How Bibi Played Us On The Iran Deal — And We Let HimAlmost two years ago, Israeli Prime Minister Benjamin Netanyahu went before Congress to denounce President Obama’s nuclear agreement with Iran. The deal, he warned, “could well threaten the survival of my country and the future of my people.”
Then, in the closing moments of his speech, Netanyahu addressed the late Elie Wiesel, who was seated in the crowd. “Elie,” he declared, “your life and work inspires to give meaning to the words ‘Never again.’ And I wish I could promise you, Elie, that the lessons of history have been learned. I can only urge the leaders of the world not to repeat the mistakes of the past.”
The implication was clear: Approving the nuclear deal meant permitting a second Holocaust. The only difference was that, this time, a Jewish state would wage war to prevent it. “I can guarantee you this,” an emotional Netanyahu told a hall echoing with applause. “The days when the Jewish people remained passive in the face of genocidal enemies, those days are over… I can promise you one more thing: Even if Israel has to stand alone, Israel will stand.”
Almost two years later, Netanyahu is returning to a very different Washington. Obama is gone. Donald Trump, who last spring told the American Israel Public Affairs Committee, “My No. 1 priority is to dismantle the disastrous deal with Iran,” has replaced him. Republicans, who overwhelmingly opposed the Iran nuclear deal, now control both houses of Congress.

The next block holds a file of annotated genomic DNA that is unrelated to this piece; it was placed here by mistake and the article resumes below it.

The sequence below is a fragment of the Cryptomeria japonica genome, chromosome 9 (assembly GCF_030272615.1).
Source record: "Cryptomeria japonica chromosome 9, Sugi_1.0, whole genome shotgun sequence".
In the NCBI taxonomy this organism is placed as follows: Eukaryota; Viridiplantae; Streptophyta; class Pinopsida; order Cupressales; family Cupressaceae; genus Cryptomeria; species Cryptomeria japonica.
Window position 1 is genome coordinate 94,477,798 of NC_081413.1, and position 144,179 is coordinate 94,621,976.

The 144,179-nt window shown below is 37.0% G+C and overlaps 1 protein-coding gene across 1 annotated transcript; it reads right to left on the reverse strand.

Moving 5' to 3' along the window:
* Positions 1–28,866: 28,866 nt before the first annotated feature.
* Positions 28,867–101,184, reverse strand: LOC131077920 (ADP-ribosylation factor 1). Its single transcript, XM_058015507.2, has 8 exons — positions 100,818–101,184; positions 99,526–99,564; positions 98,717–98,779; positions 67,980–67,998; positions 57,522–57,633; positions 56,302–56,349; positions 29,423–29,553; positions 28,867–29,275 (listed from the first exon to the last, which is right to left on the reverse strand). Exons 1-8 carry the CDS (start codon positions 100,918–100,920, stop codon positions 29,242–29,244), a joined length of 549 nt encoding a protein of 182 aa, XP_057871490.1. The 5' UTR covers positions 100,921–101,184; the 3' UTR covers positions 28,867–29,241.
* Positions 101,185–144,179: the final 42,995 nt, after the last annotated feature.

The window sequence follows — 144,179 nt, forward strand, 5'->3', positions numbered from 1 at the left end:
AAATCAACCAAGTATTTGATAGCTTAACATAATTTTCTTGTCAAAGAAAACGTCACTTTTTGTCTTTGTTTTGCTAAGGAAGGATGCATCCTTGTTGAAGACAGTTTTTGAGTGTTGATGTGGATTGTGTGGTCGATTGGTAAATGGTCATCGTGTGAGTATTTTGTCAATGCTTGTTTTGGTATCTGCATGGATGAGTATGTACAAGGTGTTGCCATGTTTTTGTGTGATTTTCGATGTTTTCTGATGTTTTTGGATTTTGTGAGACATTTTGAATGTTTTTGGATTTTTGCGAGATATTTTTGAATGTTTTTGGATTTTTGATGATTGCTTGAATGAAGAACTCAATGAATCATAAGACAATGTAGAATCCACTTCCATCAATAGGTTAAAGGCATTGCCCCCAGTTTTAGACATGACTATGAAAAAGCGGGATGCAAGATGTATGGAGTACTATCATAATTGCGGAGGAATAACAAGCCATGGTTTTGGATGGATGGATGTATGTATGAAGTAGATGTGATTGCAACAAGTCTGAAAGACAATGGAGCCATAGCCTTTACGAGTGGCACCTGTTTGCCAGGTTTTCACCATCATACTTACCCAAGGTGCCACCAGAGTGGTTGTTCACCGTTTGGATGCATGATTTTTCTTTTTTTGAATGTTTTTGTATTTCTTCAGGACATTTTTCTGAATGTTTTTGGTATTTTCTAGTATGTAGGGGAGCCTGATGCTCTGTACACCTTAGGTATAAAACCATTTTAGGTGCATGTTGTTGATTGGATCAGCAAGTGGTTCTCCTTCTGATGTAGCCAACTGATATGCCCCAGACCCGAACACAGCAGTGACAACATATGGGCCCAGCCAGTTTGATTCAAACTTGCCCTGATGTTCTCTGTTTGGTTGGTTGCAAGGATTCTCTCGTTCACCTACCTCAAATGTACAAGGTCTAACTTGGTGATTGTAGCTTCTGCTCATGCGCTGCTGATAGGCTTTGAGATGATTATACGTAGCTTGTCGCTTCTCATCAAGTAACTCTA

The political barriers that Netanyahu faced two years ago are gone. He and Trump are now free to renounce the Iran nuclear deal, and thus, by Netanyahu’s logic, prevent a second Shoah. Or, failing that, Netanyahu could take matters into his own hands and bomb Iran’s nuclear sites himself, secure in the knowledge that Trump is less likely than Obama to object.
Yet none of that is happening. To the contrary, Defense Secretary James Mattis testified in January that the Trump administration will “live up to” the nuclear agreement. Last week, former national security adviser Michael Flynn, Secretary of State Rex Tillerson and presidential son-in-law Jared Kushner reportedly expressed the same sentiments to the European Union’s foreign policy chief, Federica Mogherini. Last Friday, even as it imposed new sanctions on Iran for its ballistic missile tests, Trump’s Treasury Department insisted that the penalties were “fully consistent with the United States’ commitments under the” nuclear deal.
Even stranger, Netanyahu doesn’t seem to mind. According to Reuters, “Israeli officials privately acknowledged that,” while in Washington, Netanyahu “would not advocate ripping up a deal that has been emphatically reaffirmed by the other big power signatories.” Nor is Netanyahu repeating his threats to strike Iran himself, something he warned Congress he might do if it approved the nuclear deal. More at: